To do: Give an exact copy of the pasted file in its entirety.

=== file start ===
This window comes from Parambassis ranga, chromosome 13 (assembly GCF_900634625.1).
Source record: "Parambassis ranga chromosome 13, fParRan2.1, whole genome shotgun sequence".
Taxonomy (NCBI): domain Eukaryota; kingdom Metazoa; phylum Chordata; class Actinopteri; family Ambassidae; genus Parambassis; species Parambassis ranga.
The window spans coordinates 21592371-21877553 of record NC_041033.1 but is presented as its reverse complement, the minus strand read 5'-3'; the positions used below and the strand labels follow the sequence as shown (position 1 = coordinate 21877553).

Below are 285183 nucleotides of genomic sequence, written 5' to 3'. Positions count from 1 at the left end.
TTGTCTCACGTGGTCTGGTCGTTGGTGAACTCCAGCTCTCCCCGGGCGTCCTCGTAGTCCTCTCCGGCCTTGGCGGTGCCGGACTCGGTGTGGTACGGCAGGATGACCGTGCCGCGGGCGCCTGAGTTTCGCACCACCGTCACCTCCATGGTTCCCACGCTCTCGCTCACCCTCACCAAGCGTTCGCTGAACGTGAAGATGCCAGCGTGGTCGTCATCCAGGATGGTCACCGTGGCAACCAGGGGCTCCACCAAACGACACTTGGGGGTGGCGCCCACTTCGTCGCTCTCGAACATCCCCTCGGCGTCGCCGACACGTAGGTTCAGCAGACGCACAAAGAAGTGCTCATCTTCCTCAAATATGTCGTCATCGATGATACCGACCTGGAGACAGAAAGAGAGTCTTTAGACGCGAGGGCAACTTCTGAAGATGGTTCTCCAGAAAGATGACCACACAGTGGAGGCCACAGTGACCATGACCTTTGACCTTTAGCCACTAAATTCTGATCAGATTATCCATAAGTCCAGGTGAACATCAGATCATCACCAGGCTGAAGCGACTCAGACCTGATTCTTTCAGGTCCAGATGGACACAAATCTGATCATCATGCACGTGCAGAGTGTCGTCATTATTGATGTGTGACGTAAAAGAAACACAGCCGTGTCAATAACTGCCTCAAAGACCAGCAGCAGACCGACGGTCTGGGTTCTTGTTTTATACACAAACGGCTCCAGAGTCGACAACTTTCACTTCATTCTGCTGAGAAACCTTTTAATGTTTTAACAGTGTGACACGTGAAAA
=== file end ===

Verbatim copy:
This window comes from Parambassis ranga, chromosome 13 (assembly GCF_900634625.1).
Source record: "Parambassis ranga chromosome 13, fParRan2.1, whole genome shotgun sequence".
Taxonomy (NCBI): domain Eukaryota; kingdom Metazoa; phylum Chordata; class Actinopteri; family Ambassidae; genus Parambassis; species Parambassis ranga.
The window spans coordinates 21592371-21877553 of record NC_041033.1 but is presented as its reverse complement, the minus strand read 5'-3'; the positions used below and the strand labels follow the sequence as shown (position 1 = coordinate 21877553).

Below are 285183 nucleotides of genomic sequence, written 5' to 3'. Positions count from 1 at the left end.
TTGTCTCACGTGGTCTGGTCGTTGGTGAACTCCAGCTCTCCCCGGGCGTCCTCGTAGTCCTCTCCGGCCTTGGCGGTGCCGGACTCGGTGTGGTACGGCAGGATGACCGTGCCGCGGGCGCCTGAGTTTCGCACCACCGTCACCTCCATGGTTCCCACGCTCTCGCTCACCCTCACCAAGCGTTCGCTGAACGTGAAGATGCCAGCGTGGTCGTCATCCAGGATGGTCACCGTGGCAACCAGGGGCTCCACCAAACGACACTTGGGGGTGGCGCCCACTTCGTCGCTCTCGAACATCCCCTCGGCGTCGCCGACACGTAGGTTCAGCAGACGCACAAAGAAGTGCTCATCTTCCTCAAATATGTCGTCATCGATGATACCGACCTGGAGACAGAAAGAGAGTCTTTAGACGCGAGGGCAACTTCTGAAGATGGTTCTCCAGAAAGATGACCACACAGTGGAGGCCACAGTGACCATGACCTTTGACCTTTAGCCACTAAATTCTGATCAGATTATCCATAAGTCCAGGTGAACATCAGATCATCACCAGGCTGAAGCGACTCAGACCTGATTCTTTCAGGTCCAGATGGACACAAATCTGATCATCATGCACGTGCAGAGTGTCGTCATTATTGATGTGTGACGTAAAAGAAACACAGCCGTGTCAATAACTGCCTCAAAGACCAGCAGCAGACCGACGGTCTGGGTTCTTGTTTTATACACAAACGGCTCCAGAGTCGACAACTTTCACTTCATTCTGCTGAGAAACCTTTTAATGTTTTAACAGTGTGACACGTGAAAA